This goal can be very hard to keep in mind when you’ve been hurt by someone. Your flesh wants its own pound of flesh. You want to make the other person pay, or at least grovel for a while. If you go to confront someone with motives like these, you’ll be unable to do what Jesus asks of you. (Photo: The name of this rose is Reconciliation.)

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The fact that confrontation is for the purpose of reconciliation suggests that it may not happen immediately after the offense has occurred. When I’ve been deeply hurt by someone, I’m usually apt to respond in anger. Even if my confrontation is clear, my motivation for confronting is not Christ-like. In times like these, I need to calm down. Most of all, I need to pray about the situation until I can truly confess before the Lord that my desire is to reconcile with the one who sinned against me. Often this takes several days, sometimes even longer.

Conversely, in some situations immediate, on-the-spot confrontation is best. Suppose you’re in a conversation with a Christian friend who says something hurtful to you. If you have the emotional wherewithal to speak up at that moment, the result might well be quick reconciliation. For example, some time ago at dinner I was teasing my daughter. I didn’t mean to hurt her feelings, but I did act insensitively. My daughter, who can be amazingly mature at times, said, “Daddy, that hurt my feelings! I don’t like it when you say things like that.” Embarrassed, I tried to make a joke out of it. But she pressed on, “Daddy, that was mean, and I didn’t like it.” Finally I was able to say, “Kara, I’m sorry I said that. I wasn’t being kind. Please forgive me.” She did, and our reconciliation was completed with a hug.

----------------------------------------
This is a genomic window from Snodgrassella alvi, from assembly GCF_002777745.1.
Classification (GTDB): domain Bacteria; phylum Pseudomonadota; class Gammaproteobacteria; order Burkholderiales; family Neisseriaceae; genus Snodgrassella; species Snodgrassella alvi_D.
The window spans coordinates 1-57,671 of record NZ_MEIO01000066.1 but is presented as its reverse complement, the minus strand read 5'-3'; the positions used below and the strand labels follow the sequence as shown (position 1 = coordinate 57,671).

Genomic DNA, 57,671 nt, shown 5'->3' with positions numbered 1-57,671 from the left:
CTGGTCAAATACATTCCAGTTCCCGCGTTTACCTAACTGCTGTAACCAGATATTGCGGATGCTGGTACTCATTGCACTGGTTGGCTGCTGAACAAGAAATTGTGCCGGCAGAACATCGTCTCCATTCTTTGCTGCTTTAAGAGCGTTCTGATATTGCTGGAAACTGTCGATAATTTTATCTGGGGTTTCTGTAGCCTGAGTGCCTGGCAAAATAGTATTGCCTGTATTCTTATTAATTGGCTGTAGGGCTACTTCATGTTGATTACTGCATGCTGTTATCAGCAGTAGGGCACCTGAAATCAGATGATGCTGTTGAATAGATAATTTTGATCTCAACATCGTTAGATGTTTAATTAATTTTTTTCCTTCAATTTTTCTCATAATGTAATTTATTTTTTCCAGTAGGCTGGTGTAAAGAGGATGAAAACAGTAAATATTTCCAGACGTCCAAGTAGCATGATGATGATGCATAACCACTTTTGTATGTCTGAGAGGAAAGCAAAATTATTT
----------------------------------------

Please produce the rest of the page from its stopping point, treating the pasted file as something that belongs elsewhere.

I’m well aware that it doesn’t always work like this. But if you’re able to patch things up quickly, that’s preferable. Yet if the wound you’ve received is particularly deep, you may need time for the pain to subside before you’re ready to confront the one who wronged you with the right motivation.

I’ve found that sometimes another person can be helpful in this process. I’ll admit that Jesus didn’t mention this option, so you can decide for yourself whether it’s consistent with his guidance or not. But sometimes when I’ve been hurt by someone, I have a very hard time sorting out what’s true and what’s imaginary. My own feelings of hurt and anger get in the way of clear thinking. In these times I’ve shared my confusion with one other person, someone I can trust to be honest with me (and not merely on my side), someone who will hold in strict confidence what I’ve said. Often this confidant has prayed for me and held me accountable to follow Jesus teaching by going directly to the one who sinned against me. In some cases, however, my confidant has helped me see that I had misjudged the situation, and that what I took to be a sin wasn’t really that at all, but rather a misunderstanding on my part.

The risk in what I’ve just said about talking to someone else is the temptation to engage in gossip, or to seek to rally folks to “your side.” If you involve another person before the confrontation, you’ll need to examine both your behavior and your motivation carefully to make sure that if you are not multiplying the sin.

In conclusion, the point of confrontation is regaining relationship with the one who wronged you. The point is reconciliation. The desire to reconcile must underlie your effort as you approach the one who sinned against you.